Japan’s wholesale price index has consistently been on the rise since December 2009 due chiefly to rising oil and food prices. But the consumer price index has fallen year on year for three years in a row. One reason behind the decline in the CPI is the rising influx of cheaper, high-quality products from overseas. This is reflected by globalized Japan’s descent into its first trade deficit since 1980 and by the rivers of red ink flowing from its once mighty electronics makers.
As tax revenue continues to fall and the budget deficit stays big, the government’s fiscal policy options are starting to run out. As a result, expectations are mounting for a monetary solution to the ailing economy.
To cope with the persistent decline in consumer prices, the Bank of Japan has basically maintained a so-called zero interest rate policy since February 1999. In addition to various measures to boost market liquidity, the central bank effectively set an inflation target last week, saying it would manage monetary policy toward its goal of achieving a 1 percent annual gain in the consumer price index. However, there are already doubts about whether the step will have any impact. Here are several reasons why.
First of all, it must be noted that the CPI is calculated by combining prices for goods (such as food and clothing) and services (like transportation and medical care) purchased by households, turning them into an index, and gauging how the index fluctuates over time. In other words, it is not an indicator of price levels in itself.
Second, prices in Japan remain very high by international standards. For example, if we were to set the price of a liter of milk and a kilogram of beef in Japan at a level of 100, the corresponding figures would be 45.6 and 68.2, respectively, in Britain, and 46.1 and 45.4 in Washington, according to the Japan Center for International Finance.
This particular disparity does not seem to be widely recognized by the public and the entire nation is convinced we are in deflation.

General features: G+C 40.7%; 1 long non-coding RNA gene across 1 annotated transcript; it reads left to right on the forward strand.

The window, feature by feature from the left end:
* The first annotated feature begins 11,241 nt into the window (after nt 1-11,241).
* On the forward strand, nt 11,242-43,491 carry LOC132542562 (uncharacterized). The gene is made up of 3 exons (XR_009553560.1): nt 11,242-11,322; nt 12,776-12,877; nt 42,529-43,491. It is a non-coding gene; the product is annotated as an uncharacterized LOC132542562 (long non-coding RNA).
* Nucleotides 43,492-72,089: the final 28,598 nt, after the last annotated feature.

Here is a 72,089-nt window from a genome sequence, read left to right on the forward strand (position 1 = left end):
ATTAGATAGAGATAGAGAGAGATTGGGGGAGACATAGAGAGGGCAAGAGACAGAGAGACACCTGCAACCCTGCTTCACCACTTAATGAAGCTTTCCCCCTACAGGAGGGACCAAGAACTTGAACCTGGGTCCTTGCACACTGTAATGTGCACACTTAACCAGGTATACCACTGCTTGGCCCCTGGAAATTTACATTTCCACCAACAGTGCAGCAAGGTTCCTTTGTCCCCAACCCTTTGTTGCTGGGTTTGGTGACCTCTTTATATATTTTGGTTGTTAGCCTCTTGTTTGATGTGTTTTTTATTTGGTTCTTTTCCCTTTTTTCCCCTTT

Why is there so much debate about Japan’s participation in the Trans-Pacific Partnership Agreement? Because we impose import tariffs of 778 percent on rice and 250 percent on wheat. In other words, Japanese consumers pay 7.8 times more for rice and 2.5 times more for wheat than their overseas counterparts. This is one factor behind Japan’s high prices.
Prices are high not only in the flow economy, but also in the stock economy, which includes assets like land and housing.
An international comparison of condominium prices shows that salaried workers here pay an average of 5.77 times their annual salaries to purchase a condo, compared with 5.14 in Britain and 4.35 in the United States. The gap only expands if differences in unit size are taken into account.
The third factor is the cost of labor. The wages of Japanese workers remain extremely high by international standards, and companies are expanding production abroad in pursuit of cheaper labor. Power shortages and higher electricity rates are likely to accelerate this trend. Wage levels are declining at home, and there is little prospect of winning substantial wage hikes in the upcoming “shunto” spring labor negotiations.
The fact that production costs are still high in Japan proves that the hangover from the bubble economy of the late 1980s and regulatory red tape are still haunting the economy. Meanwhile, falling prices are effectively boost the purchasing power of households that cannot pin their hopes on wage increases.
These observations suggest that the phenomenon called “deflation” in this country is just the process by which market forces are pulling Japan’s lofty prices back down to the international average as globalization works to standardize the cost of production elements across national borders.
So rather than deflation, price levels in Japan are actually still in a state of inflation. How then can a zero interest rate policy be counted on to spur the economy?
Monetary authorities shouldn’t focus solely on the consumer price index when making decisions. They should step back and take a look at the big picture, including Japan’s abnormally high prices, and draft new policies accordingly.
It may even be necessary in fact to create a whole new pricing index that puts Japan’s in a proper context for international comparison.
Teruhiko Mano is an international economic analyst.